Parents of children with an autism spectrum disorder (ASD) diagnosis go on to have fewer kids after the first signs of the disorder manifest or a diagnosis is made, according to an article in JAMA.
Autism has always been a puzzle but in the classical definition was clearly physical. In recent years, the diagnosis for autism spectrum disorder is much broader, encompassing relatively mild behaviors and people with no loss in cognitive functioning.
Because it is a neurodevelopmental disorder and diagnoses have risen so sharply, a great deal of psychology and neuroscience is devoted to studying ASD. But few studies have focused on reproductive stoppage by parents after a child is diagnosed with ASD or symptoms appear.
The authors found families of patients who received an autism spectrum diagnosis between 1990 and 2003 in California. A total of 19,710 families in which the first birth occurred during the study period were identified. The families included 39,361 individuals (siblings and half-siblings). A group of 36,215 control families (including 75,724 individuals) also were identified that had no individuals with an ASD diagnosis.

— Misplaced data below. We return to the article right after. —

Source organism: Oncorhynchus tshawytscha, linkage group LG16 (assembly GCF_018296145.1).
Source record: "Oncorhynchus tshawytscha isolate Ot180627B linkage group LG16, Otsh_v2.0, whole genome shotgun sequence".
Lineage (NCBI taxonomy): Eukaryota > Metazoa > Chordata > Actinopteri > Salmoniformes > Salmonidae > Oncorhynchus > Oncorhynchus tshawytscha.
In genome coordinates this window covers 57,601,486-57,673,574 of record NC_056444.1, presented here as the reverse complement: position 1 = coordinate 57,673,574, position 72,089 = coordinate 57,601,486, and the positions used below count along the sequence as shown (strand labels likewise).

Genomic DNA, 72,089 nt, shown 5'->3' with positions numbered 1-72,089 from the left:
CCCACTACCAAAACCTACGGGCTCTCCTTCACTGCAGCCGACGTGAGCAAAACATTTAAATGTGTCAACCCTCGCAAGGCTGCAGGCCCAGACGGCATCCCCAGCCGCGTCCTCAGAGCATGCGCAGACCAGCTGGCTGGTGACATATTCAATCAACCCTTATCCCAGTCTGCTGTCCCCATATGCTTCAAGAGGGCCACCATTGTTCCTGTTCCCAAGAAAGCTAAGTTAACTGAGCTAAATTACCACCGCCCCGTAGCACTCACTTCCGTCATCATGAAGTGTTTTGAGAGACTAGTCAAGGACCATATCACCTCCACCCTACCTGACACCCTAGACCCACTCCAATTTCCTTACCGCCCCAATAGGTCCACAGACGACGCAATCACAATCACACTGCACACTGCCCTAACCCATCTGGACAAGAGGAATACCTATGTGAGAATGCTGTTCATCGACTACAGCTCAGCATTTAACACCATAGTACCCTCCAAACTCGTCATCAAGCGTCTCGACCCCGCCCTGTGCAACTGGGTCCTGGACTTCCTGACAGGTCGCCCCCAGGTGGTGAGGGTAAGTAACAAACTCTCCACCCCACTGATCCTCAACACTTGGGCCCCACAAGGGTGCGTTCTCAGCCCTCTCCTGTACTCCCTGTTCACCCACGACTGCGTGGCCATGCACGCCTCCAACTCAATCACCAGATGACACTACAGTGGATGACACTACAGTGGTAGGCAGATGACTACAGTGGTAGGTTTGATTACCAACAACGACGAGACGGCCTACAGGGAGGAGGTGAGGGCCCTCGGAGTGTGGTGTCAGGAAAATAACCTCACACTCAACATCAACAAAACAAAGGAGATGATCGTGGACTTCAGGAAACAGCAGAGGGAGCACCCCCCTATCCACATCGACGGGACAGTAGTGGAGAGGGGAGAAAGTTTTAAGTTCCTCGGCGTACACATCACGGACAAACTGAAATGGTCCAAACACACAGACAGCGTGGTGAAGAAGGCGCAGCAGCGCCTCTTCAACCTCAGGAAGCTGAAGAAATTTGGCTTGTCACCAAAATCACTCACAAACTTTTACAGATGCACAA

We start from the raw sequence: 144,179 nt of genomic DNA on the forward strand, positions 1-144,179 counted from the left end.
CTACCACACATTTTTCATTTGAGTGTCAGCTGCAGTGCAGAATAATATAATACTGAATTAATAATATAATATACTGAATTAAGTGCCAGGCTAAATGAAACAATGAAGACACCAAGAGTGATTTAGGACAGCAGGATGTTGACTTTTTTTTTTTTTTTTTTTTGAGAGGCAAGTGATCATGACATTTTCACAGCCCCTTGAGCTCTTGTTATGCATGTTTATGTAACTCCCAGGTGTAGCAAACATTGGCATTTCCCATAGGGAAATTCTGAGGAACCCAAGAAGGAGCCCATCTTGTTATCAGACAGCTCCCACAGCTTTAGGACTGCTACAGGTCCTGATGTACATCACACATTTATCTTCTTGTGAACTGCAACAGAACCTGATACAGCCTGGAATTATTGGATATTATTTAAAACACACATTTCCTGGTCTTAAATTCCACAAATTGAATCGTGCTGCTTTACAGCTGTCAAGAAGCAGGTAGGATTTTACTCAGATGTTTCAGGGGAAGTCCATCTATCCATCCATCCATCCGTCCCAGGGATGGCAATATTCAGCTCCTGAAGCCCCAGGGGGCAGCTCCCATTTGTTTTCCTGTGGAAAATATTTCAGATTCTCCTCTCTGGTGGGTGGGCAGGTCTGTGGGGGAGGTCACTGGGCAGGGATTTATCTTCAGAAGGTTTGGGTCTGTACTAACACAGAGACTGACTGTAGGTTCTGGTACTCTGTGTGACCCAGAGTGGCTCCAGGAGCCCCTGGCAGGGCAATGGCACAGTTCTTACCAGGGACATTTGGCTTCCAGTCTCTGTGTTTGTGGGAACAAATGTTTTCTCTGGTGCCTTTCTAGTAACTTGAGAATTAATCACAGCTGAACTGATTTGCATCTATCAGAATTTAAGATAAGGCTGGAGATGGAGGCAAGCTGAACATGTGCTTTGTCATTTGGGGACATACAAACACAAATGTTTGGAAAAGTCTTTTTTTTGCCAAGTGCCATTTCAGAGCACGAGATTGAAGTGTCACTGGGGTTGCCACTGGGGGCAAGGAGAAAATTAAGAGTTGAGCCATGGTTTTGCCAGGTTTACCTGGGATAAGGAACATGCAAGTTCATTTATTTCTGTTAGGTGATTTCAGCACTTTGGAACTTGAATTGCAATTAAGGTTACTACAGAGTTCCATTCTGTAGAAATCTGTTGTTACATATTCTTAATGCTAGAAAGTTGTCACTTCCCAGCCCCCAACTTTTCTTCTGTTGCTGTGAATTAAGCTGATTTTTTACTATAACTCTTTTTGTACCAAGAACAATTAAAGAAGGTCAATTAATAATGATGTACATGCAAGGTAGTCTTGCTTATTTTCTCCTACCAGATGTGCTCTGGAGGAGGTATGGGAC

For the first few years after the birth of a child who would receive an autism spectrum diagnosis, parents' reproductive behavior was similar to that of the control families. But birth rates differed in subsequent years with families whose first child had an autism spectrum diagnosis having a second child at a rate of 0.668 that of control families.
Women who changed partners had a slightly stronger curtailment in reproduction with a relative rate of 0.553 for a second child.
"These results are, to our knowledge, the first to quantify reproductive stoppage in families affected by ASD by using a large, population-based sample of California families."